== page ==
Sunday, August 26, 2007

Executing this man is bloodlust, not justice

Thats title of the opinion piece by San Marcos attorney Lamar Hankins against execution of Kenneth Foster on today's Waco Tribune.

You might have missed the story. After all, the football season is starting, and we had all the excitement of a tax-free weekend.

But Texas is about to execute an innocent man, that is, a man who killed no one, who did not want to kill anyone, who did not help kill anyone.

On these points, there is unanimous agreement between all the parties involved. How could this happen in Texas?

Kenneth Foster is scheduled to be put to death by lethal injection Thursday for a murder committed by Mauriceo Brown, a friend of Foster who was executed for murder last year.

The incident in question is the murder of Michael LaHood. In an altercation, Brown pulled a gun and shot LaHood. Brown testified that LaHood had drawn a gun on him first. Whatever happened, it is undisputed that Foster sat in the car 80 feet away from the shooting.

There is no evidence that Foster had felonious intent. When he heard the shot, he started to drive off before Brown got back in the car, a fact kept from the jury.

Part of what got Foster charged with capital murder is a legal concept known as “the law of parties.”

In Texas, a person is responsible for the criminal conduct of another if he intentionally assists the other in committing a crime. If a second crime is committed, and it can be anticipated, he can be held criminally responsible for that crime, as well.

Problematic law

Nearly thirty years ago, I was appointed to represent a capital murder defendant in Brazos County where the “law of parties” was involved.

In that case, my client agreed with another person to do physical harm to the victim and the victim died as a result.

Even though there was no direct evidence that my client intended the death of the victim, his conduct fit clearly within the “law of parties.”

This is not the case with Kenneth Foster. Foster was merely present in the vicinity of the murder, not a participant in it in any way except that he was driving the car in which the killer, Brown, left the scene.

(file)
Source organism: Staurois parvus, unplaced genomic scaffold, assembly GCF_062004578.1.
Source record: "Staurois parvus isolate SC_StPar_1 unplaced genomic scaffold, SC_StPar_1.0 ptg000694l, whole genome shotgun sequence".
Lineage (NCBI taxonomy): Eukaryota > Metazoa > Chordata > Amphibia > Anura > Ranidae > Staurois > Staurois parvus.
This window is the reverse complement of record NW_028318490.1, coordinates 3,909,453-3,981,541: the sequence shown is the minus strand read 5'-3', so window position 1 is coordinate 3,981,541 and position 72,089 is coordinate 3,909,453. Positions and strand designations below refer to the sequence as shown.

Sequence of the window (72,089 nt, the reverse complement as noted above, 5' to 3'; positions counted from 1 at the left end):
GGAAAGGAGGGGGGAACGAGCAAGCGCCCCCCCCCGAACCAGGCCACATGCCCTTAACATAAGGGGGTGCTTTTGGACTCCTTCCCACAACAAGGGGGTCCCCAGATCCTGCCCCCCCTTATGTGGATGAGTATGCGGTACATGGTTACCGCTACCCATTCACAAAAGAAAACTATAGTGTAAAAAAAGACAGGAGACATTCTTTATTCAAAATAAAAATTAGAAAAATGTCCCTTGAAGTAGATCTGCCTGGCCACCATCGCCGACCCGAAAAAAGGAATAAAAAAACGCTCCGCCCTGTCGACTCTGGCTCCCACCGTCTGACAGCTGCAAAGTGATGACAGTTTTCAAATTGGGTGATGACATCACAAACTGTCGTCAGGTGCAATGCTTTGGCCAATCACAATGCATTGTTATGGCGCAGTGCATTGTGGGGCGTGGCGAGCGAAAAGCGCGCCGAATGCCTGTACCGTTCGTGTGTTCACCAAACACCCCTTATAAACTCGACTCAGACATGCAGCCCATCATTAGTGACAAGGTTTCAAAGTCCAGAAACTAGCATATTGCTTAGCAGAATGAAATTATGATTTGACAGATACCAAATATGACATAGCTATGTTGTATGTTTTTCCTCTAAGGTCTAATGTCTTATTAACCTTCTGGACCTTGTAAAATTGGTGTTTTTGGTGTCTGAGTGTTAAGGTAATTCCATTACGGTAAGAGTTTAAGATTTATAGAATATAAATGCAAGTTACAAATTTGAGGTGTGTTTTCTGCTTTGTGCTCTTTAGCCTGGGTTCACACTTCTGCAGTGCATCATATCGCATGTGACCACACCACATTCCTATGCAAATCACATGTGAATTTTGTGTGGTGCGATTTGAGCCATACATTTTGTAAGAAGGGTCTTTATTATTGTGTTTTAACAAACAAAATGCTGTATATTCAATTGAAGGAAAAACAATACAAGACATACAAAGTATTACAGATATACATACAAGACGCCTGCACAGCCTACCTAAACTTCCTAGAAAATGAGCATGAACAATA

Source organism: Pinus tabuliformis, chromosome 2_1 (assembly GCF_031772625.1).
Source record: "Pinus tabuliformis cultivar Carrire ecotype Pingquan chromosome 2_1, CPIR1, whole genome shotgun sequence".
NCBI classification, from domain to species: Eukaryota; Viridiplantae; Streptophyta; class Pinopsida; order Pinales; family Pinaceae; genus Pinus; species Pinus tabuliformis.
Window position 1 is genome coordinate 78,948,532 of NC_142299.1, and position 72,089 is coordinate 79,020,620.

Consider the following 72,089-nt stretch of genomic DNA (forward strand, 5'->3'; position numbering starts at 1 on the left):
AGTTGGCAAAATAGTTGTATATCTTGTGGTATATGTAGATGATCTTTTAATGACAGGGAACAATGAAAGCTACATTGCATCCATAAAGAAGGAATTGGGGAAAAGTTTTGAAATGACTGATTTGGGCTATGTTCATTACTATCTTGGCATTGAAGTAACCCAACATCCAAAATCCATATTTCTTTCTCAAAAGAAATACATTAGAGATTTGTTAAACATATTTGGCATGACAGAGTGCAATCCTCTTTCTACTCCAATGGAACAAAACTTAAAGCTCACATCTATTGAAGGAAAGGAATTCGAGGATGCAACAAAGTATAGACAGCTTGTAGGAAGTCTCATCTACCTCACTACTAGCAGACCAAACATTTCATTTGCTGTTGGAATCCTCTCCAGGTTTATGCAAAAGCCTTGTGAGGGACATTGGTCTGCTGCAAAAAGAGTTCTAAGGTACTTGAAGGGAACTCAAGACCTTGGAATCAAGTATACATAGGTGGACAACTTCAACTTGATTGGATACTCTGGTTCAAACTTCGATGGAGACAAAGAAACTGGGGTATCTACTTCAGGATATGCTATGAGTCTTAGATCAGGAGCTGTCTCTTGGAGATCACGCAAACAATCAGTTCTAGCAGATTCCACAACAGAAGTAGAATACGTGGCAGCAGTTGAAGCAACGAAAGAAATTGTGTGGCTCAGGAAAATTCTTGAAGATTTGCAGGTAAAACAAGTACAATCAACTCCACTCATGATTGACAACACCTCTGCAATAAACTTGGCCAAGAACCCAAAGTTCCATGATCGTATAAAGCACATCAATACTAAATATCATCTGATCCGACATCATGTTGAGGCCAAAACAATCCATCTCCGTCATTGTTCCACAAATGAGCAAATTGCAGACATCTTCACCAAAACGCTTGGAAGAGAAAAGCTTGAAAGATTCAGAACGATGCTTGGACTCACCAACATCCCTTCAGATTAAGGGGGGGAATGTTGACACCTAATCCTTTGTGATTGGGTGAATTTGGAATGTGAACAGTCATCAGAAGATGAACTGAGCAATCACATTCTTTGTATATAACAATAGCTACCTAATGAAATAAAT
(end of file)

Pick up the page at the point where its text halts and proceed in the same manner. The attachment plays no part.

It should surprise no one who keeps up with such cases that Foster is a black man accused of killing a white man, a factor in many capital murder cases. Michael LaHood was the son of a well-known attorney in San Antonio. The LaHood family, through the media, made it known it wanted the guilty parties executed.

The prosecuting attorney withheld evidence that would have supported Brown’s testimony that LaHood was armed and that Brown shot him in self-defense.

Foster was tried with Brown, a decision by the judge and prosecutor that prejudiced Foster’s chance to receive a fair trial. Foster’s court-appointed attorney made no inquiries into Foster’s background. Had he done so, he would have found many factors that would have mitigated against sentencing him to death by lethal injection.

Proponents of capital punishment argue that we need this punishment for those who are the worst of the worse; for those who commit murder under the most cold and heinous circumstances; for the irretrievably lost among us. None of these conditions comes close to describing Kenneth Foster.

This case is not about revenge against Kenneth Foster because Foster didn’t kill Michael LaHood, nor did he even want to kill him. It is about blood lust.

Whether the proponents of capital punishment take refuge in Scripture or their general outrage at crime, their hands will be covered with the blood of Kenneth Foster if this travesty of justice is not stopped.

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